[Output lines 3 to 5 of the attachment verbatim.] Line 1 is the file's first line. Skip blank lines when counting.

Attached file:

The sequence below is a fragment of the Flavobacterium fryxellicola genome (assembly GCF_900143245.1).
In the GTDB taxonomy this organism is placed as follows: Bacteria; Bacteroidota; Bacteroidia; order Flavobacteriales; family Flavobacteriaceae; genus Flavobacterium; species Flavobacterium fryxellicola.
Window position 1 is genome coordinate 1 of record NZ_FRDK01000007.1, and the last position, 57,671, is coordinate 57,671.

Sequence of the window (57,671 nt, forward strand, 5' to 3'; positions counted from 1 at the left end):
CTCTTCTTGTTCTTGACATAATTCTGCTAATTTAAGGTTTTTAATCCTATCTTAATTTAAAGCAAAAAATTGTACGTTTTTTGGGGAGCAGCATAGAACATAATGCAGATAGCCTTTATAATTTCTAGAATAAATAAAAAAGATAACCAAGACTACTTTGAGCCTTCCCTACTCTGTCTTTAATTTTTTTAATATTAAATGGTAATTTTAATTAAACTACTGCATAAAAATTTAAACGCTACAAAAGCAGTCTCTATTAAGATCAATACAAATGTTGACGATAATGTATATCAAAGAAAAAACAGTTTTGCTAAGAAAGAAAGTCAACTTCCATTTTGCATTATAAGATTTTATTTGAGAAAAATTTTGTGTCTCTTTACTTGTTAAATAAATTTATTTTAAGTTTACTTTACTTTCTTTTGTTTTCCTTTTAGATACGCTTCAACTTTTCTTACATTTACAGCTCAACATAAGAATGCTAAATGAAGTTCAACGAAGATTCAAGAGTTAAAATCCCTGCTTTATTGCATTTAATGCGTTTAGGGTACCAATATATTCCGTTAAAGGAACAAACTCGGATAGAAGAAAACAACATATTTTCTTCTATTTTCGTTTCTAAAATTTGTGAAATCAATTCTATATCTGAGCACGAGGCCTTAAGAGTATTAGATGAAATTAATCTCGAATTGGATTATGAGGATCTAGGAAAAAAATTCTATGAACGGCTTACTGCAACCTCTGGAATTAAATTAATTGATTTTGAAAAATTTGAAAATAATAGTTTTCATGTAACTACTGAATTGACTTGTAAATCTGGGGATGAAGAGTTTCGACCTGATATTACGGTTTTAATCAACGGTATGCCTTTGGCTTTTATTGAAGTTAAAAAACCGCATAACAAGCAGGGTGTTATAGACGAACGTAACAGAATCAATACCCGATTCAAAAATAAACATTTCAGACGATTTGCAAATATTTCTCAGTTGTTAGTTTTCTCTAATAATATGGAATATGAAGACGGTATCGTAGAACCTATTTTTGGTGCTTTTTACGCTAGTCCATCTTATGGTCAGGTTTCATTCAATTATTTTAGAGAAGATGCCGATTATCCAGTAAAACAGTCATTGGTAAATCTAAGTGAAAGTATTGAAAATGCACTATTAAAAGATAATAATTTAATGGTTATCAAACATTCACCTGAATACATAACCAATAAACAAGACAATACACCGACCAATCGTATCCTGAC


Window position 1 is genome coordinate 1 of record NZ_FRDK01000007.1, and the last position, 57,671, is coordinate 57,671.

Sequence of the window (57,671 nt, forward strand, 5' to 3'; positions counted from 1 at the left end):
CTCTTCTTGTTCTTGACATAATTCTGCTAATTTAAGGTTTTTAATCCTATCTTAATTTAAAGCAAAAAATTGTACGTTTTTTGGGGAGCAGCATAGAACATAATGCAGATAGCCTTTATAATTTCTAGAATAAATAAAAAAGATAACCAAGACTACTTTGAGCCTTCCCTACTCTGTCTTTAATTTTTTTAATATTAAATGGTAATTTTAATTAAACTACTGCATAAAAATTTAAACGCTACAAAAGCAGTCTCTATTAAGATCAATACAAATGTTGACGATAATGTATATCAAAGAAAAAACAGTTTTGCTAAGAAAGAAAGTCAACTTCCATTTTGCATTATAAGATTTTATTTGAGAAAAATTTTGTGTCTCTTTACTTGTTAAATAAATTTATTTTAAGTTTACTTTACTTTCTTTTGTTTTCCTTTTAGATACGCTTCAACTTTTCTTACATTTACAGCTCAACATAAGAATGCTAAATGAAGTTCAACGAAGATTCAAGAGTTAAAATCCCTGCTTTATTGCATTTAATGCGTTTAGGGTACCAATATATTCCGTTAAAGGAACAAACTCGGATAGAAGAAAACAACATATTTTCTTCTATTTTCGTTTCTAAAATTTGTGAAATCAATTCTATATCTGAGCACGAGGCCTTAAGAGTATTAGATGAAATTAATCTCGAATTGGATTATGAGGATCTAGGAAAAAAATTCTATGAACGGCTTACTGCAACCTCTGGAATTAAATTAATTGATTTTGAAAAATTTGAAAATAATAGTTTTCATGTAACTACTGAATTGACTTGTAAATCTGGGGATGAAGAGTTTCGACCTGATATTACGGTTTTAATCAACGGTATGCCTTTGGCTTTTATTGAAGTTAAAAAACCGCATAACAAGCAGGGTGTTATAGACGAACGTAACAGAATCAATACCCGATTCAAAAATAAACATTTCAGACGATTTGCAAATATTTCTCAGTTGTTAGTTTTCTCTAATAATATGGAATATGAAGACGGTATCGTAGAACCTATTTTTGGTGCTTTTTACGCTAGTCCATCTTATGGTCAGGTTTCATTCAATTATTTTAGAGAAGATGCCGATTATCCAGTAAAACAGTCATTGGTAAATCTAAGTGAAAGTATTGAAAATGCACTATTAAAAGATAATAATTTAATGGTTATCAAACATTCACCTGAATACATAACCAATAAACAAGACAATACACCGACCAATCGTATCCTGAC